Deep down, we all have a sense of what is right and wrong, but the community in which you surround yourself can influence those feelings. For example, in 1963, prayer was no longer allowed in public schools because it was considered a violation of Article 1 of the Constitution, which prevents religious teaching at tax payers’ expense. Secularism was then adopted into our public education system, which was supposed to remain religiously neutral. (As stated earlier, there really is no “neutrality” because when you state your view, you forfeit neutrality.) Steadily over the years, a philosophy of Naturalism replaced a Christian worldview. This position believes everything comes from natural properties and causes, and supernatural or spiritual explanations are excluded or rejected. From this viewpoint, the idea of personal autonomy and one’s personal subjective preference has become the deciding factor of what is the correct course of action, rather than some objective moral standard.
As our culture embraced this worldview, women became adamant that they should have personal autonomy over their own bodies, and thus in 1973, abortion became legal. Slightly over two decades later, Dr. Jack Kevorkian, infamously known as “Dr. Death”, argued for physician-assisted suicide based on the abortion decision. He brought the issue to the forefront, and eventually, his views won over some of the populace. Since women have the right to terminate their pregnancies, why shouldn’t people who are suffering have the right to die?
Today, physician-assisted suicide for terminally ill patients in now legal in four states. This demonstrates how the views of the culture can influence peoples’ thinking to change from what was once considered a moral imperative to value human life at any stage, to a value of doing what is right in one’s own eyes.
Morality based on the “flavor of the day” is subject to change as quickly as the popularity of an idea takes root. For example, the Defense of Marriage Act (DOMA) was enacted in 1996 to allow states to refuse to recognize same-sex marriage, and defined “spouse” as a heterosexual couple, which the majority of Americans supported. However, in the past five years, support for DOMA has waned. Perhaps due to the influence of the media depicting fun gay couples in TV shows and movies, those in favor of same-sex marriage grew. In the summer of 2013, the US Supreme Court decided DOMA was unconstitutional, and as of November 20, 2013, same sex marriage is now legal in sixteen US states, and that is expected to increase.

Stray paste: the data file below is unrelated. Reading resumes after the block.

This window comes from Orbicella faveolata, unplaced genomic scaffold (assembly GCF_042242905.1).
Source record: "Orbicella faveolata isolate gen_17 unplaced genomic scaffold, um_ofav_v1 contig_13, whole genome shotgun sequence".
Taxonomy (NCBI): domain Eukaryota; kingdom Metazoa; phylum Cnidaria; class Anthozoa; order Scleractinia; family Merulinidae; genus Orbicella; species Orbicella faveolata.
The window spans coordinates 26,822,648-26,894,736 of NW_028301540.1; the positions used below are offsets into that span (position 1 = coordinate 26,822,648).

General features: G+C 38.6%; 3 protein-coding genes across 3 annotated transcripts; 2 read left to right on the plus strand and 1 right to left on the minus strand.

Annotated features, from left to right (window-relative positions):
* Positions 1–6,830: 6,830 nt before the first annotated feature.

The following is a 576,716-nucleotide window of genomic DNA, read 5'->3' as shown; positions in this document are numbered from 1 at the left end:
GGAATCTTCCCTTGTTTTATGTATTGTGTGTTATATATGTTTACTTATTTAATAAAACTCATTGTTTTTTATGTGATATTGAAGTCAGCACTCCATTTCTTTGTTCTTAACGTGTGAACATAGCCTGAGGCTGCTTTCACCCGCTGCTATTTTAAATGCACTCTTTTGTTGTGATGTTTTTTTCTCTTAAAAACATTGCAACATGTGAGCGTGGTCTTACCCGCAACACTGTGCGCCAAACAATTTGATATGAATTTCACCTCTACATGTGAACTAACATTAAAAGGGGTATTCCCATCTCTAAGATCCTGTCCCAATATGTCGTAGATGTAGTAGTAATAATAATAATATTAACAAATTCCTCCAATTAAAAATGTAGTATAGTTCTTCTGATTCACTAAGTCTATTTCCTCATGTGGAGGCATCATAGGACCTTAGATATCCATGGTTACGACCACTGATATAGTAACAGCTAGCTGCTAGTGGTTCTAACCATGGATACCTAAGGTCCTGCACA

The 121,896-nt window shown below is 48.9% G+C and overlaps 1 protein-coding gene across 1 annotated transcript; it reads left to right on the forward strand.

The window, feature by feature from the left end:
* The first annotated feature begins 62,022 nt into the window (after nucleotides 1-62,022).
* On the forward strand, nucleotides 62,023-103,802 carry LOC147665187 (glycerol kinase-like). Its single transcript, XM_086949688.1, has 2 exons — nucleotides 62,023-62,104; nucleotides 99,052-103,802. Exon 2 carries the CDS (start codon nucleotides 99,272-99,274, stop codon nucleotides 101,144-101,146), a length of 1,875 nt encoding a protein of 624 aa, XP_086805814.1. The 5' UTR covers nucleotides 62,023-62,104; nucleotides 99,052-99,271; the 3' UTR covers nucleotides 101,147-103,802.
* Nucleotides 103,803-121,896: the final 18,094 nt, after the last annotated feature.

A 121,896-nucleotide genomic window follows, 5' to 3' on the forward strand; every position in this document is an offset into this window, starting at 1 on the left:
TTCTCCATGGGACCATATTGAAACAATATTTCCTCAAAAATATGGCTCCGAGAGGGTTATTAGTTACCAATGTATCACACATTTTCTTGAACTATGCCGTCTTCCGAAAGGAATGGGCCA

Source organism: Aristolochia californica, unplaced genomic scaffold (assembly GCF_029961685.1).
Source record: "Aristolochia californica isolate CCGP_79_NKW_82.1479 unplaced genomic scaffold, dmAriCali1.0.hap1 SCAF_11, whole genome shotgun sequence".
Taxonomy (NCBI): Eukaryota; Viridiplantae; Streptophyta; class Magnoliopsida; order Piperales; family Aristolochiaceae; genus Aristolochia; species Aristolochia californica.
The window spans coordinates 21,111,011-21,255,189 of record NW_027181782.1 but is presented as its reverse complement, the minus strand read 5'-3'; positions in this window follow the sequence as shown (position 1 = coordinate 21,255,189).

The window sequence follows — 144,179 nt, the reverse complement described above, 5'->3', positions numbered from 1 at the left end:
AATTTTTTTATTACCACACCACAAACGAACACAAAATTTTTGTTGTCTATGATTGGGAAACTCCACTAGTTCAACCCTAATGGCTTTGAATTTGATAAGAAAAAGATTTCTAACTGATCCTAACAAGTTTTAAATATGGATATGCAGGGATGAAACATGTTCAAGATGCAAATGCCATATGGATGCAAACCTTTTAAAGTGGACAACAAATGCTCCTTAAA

From these examples, you can see where relativism can lead. In the future, who is to say that if a bi-sexual male wants to marry his female and male partner, since he loves them both, he can’t do that? What about someone wanting to marry a sibling—who are you to say that is wrong? If we continue to go down the path of relativism, lines of right and wrong will blur. We will stumble, trying to redefine those lines by adopting new laws to fit society’s status quo. Ultimately, someone defines those standards. Who might that be? We need to ask ourselves what truth is and who determines it.
Jesus Christ said that he is the truth. His resurrection gives good reason to believe in Christianity, which teaches people to live with clearly defined moral objectives that help humanity remain civilized, treating each other with respect from a core belief that all people are sacred beings, created in the image of God.
When you thoroughly look at relativism, it’s clear that everyone believes in something, and to say all truth is relative is simply not true—it lacks good judgment. Therefore, if relativism is false, moral objectives must be true. There is no middle ground.
Beckwith, Francis J. and Gregory Koukl. Relativism: Feet Firmly Planted in Mid-Air, Grand Rapids, MI: Baker Books, 1998.
Jones, Clay. Prepared Defense: Fast Answers to Tough Questions, CD-ROM, v. 2.0. Austin, TX: Wordsearch, 2011, s.v. “Relativism’s Folly.”
Greve, Joan E. “Illinois Legalizes Same-Sex Marriage, Legal Battles Loom in 10 More States,” ABC News, http://abcnews.go.com/blogs/politics/2013/11/illinois-legalizes-same-sex-
marriage-legal-battles-loom-in-10-more-states/, (accessed November 24, 2013).